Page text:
HP decides to keep PC business

Hewlett-Packard Corp. won’t sell off its personal computer unit after all.

The company announced that it has completed its evaluation of strategic alternatives for its Personal Systems Group and has decided the unit will remain part of the company.

"HP objectively evaluated the strategic, financial and operational impact of spinning off PSG. It's clear after our analysis that keeping PSG within HP is right for customers and partners, right for shareholders, and right for employees," said Meg Whitman, HP president and CEO.

"HP is committed to PSG, and together we are stronger," she said in an announcement following an Oct. 27 investors conference.

The strategic review, which involved experts from across HP businesses and functions, reaffirmed HP's model and the value for its customers and shareholders, the announcement said.

“PSG is a key component of HP's strategy to deliver higher value, lasting relationships with consumers, small- and medium-sized businesses and enterprise customers. The HP board of directors is confident that PSG can drive profitable growth as part of the larger entity and accelerate solutions from other parts of HP's business,” the HP statement explained.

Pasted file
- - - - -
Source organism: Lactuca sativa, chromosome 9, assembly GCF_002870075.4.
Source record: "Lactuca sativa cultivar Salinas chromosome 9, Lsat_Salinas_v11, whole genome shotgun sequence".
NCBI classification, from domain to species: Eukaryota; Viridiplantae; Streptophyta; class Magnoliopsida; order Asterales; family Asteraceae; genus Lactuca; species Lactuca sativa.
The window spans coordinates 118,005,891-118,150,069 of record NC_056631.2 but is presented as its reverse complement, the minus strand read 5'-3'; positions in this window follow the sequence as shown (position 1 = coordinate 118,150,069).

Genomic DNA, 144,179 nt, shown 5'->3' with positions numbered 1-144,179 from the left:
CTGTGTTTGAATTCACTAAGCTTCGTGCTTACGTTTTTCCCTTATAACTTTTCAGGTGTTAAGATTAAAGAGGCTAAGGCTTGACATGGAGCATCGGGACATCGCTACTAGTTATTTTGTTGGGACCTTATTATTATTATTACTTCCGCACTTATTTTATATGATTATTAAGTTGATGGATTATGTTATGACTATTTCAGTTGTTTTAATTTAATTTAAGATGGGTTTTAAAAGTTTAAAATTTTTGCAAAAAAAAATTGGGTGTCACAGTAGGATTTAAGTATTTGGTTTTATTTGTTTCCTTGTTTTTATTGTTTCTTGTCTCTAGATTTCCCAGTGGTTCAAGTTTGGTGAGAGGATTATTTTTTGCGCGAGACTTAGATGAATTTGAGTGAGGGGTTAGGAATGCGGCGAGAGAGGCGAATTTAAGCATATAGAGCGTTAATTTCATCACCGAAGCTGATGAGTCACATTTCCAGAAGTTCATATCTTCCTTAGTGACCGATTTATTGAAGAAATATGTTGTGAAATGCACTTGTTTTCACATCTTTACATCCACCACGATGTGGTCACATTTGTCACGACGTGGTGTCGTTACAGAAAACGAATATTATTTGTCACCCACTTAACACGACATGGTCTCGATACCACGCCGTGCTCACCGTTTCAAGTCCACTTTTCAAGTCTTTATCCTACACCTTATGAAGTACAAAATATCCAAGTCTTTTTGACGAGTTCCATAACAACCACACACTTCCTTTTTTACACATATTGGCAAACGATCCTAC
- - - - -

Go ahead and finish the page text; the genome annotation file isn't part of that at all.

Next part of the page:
“The data-driven evaluation revealed the depth of the integration that has occurred across key operations such as supply chain, IT and procurement,” it said.

“It also detailed the significant extent to which PSG contributes to HP's solutions portfolio and overall brand value. Finally, it also showed that the cost to recreate these in a standalone company outweighed any benefits of separation,” it added.

The news sent HP shares up nearly 4 percent to $28 by midday Friday, making the sock the top gainer on the Dow Jones Industrial Average.

Hewlett-Packard Co., of Palo Alto, Calif., ranks No. 7 on Washington Technology’s 2011 Top 100 list of the largest federal government contractors.

About the Author

David Hubler is the former print managing editor for GCN and senior editor for Washington Technology. He is freelance writer living in Annandale, Va.

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